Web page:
Gigawatt Global (GWG) is a partner of Power Africa and the Power Africa Beyond the Grid sub-initiative. It has now signed two international grants for a solar project in Burundi, a 7.5 MW solar field that will increase the country’s generation capacity by 15 percent. This in turn follows the company’s successful launch last month of East Africa’s largest utility-scale solar field, which added 6 percent to Rwanda’s electricity generation capacity and for which it was nominated the 2015 Nobel Peace Prize.
The project in Burundi is being supported by two grants totalling nearly $1 million, from Power Africa via the US Trade and Development Agency (USTDA) and the Energy and Environment Partnership (EEP), a coalition representing the British, Finnish, and Austrian governments. The solar field will be constructed on a 15-hectare site in the Gitega region, 65 miles from the capital of Bujumbura. It will generate enough electricity to supply 60,000 households and will cost around $20 million to develop.
“Our impact investment model is to strengthen developing nations, both economically and environmentally, by providing renewable energy sources where they are most needed” said Yosef Abramowitz, President of GWG. “We plan to build 1,000 solar megawatts in Africa by 2020, thereby providing electricity to millions of households and institutions that are currently without the most basic of human needs.”
The USTDA grant will fund a feasibility study that will address key technical and economic aspects of the solar project, conduct environmental and social impact assessments and provide the necessary analysis for the project to secure financing. The grant funds awarded by EEP will be used for pre-development works and legal costs.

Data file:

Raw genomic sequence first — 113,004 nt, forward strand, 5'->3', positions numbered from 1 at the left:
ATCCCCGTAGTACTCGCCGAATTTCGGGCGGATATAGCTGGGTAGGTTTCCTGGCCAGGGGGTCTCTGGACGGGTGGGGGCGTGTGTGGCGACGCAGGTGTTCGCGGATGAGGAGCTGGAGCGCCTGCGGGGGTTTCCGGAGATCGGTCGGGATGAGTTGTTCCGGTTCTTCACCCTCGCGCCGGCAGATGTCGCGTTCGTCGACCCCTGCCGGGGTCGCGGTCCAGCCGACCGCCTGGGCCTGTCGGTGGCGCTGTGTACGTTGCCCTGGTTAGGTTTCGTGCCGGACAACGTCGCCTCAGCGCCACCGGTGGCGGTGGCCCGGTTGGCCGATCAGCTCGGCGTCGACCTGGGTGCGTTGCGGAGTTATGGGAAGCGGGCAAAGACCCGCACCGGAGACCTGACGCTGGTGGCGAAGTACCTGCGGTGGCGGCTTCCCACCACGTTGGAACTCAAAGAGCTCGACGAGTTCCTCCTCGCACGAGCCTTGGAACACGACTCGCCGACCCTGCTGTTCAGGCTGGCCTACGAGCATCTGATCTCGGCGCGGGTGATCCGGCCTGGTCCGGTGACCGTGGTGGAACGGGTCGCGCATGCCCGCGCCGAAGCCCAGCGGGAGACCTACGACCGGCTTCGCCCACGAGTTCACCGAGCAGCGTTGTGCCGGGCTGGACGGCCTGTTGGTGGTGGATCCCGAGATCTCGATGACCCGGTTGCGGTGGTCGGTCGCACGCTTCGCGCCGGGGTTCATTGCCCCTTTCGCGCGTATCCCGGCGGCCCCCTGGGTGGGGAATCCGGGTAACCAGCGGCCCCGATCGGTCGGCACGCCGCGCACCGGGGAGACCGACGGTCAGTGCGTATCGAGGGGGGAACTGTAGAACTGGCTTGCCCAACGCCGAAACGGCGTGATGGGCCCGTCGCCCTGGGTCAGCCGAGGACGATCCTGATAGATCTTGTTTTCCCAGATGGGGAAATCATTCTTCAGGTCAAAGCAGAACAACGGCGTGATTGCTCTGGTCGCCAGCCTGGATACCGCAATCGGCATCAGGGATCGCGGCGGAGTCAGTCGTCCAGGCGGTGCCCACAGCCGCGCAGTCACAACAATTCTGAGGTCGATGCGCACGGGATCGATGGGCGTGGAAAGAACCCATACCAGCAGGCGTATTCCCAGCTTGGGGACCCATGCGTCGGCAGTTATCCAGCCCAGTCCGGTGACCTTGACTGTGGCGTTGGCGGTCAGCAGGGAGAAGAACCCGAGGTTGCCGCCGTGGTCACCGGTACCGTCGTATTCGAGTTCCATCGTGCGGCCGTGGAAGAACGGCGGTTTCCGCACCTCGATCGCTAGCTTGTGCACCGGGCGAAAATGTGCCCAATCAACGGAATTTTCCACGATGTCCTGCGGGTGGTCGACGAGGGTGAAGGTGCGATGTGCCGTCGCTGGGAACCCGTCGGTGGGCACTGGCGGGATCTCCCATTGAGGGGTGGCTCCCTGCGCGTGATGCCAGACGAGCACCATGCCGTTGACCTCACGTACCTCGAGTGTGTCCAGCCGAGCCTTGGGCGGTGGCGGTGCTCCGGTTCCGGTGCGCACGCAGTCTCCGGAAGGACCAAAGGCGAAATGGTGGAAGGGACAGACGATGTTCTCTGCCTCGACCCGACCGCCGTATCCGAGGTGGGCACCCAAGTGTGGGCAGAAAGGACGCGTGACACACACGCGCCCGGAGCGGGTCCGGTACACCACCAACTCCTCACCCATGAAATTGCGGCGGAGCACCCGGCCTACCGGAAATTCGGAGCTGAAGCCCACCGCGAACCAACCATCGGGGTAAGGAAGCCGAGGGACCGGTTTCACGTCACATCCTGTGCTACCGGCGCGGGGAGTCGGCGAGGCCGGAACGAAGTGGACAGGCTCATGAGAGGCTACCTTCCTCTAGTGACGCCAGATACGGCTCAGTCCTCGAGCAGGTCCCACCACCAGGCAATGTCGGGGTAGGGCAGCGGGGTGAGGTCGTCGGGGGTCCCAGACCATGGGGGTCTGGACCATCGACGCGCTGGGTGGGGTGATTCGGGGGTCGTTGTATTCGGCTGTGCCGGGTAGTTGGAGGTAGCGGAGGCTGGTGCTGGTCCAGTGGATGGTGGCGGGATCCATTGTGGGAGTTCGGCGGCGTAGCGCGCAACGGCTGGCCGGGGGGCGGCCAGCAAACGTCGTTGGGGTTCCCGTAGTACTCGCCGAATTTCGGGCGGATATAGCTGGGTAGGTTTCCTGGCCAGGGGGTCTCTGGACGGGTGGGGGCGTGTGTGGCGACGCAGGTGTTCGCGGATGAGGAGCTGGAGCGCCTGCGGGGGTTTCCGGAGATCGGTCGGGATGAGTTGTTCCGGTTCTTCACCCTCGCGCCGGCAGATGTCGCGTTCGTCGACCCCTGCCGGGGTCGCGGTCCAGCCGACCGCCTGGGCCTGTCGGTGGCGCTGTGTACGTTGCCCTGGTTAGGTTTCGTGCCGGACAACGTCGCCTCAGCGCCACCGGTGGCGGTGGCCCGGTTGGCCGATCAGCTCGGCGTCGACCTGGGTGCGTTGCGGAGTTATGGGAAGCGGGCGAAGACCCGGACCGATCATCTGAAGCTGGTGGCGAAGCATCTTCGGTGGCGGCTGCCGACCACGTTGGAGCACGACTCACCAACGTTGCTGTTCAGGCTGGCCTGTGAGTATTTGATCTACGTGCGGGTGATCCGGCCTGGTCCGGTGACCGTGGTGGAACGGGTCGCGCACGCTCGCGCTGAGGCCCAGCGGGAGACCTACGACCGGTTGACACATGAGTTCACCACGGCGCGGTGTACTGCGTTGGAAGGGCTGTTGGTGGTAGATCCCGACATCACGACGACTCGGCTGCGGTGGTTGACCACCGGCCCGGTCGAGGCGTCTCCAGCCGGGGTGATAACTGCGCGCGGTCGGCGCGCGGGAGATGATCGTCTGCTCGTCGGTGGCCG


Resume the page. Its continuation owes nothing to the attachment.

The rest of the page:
“I welcome the completion and launch of an 8.5 MW solar installation in Rwanda by Gigawatt Global” said US Secretary of State John Kerry. “This is the first utility-scale solar project to come online under the US-Africa Clean Energy Finance (ACEF) programme, which is now an integral part of Power Africa. The project expands electricity generation capacity by more than 6 percent in a country where more than 80 percent of the people live without access to electricity, and is providing enough grid-connected power to supply 15,000 homes.”
Kerry added that with continually decreasing costs, minimal maintenance and no fuel costs, renewable energy makes more sense now than ever before, especially in remote settings. He said that projects such as Gigawatt Global’s, with the support of the US Department of State, the Overseas Private Investment Corporation (OPIC), and the U.S. Trade and Development Agency through ACEF, underscore that the best path to energy access and economic development is also the sustainable path of clean energy.
Burundi currently experiences a high frequency of blackouts, with downtime in electrical access an average of two days a week. The country has a total installed electrical capacity of only 52 MW which includes 15.5 MW of diesel-generated power. The Government of Burundi has signed a Memorandum of Understanding (MOU) with GWG for the development of the project which will create full time project maintenance jobs, part-time construction work and jobs from support contracts with local businesses. Additionally, GWG is working with the Polytechnic University of Gitega, international NGO’s, and the local community to develop a Corporate Social Responsibility program to enhance knowledge transfer and support community development.
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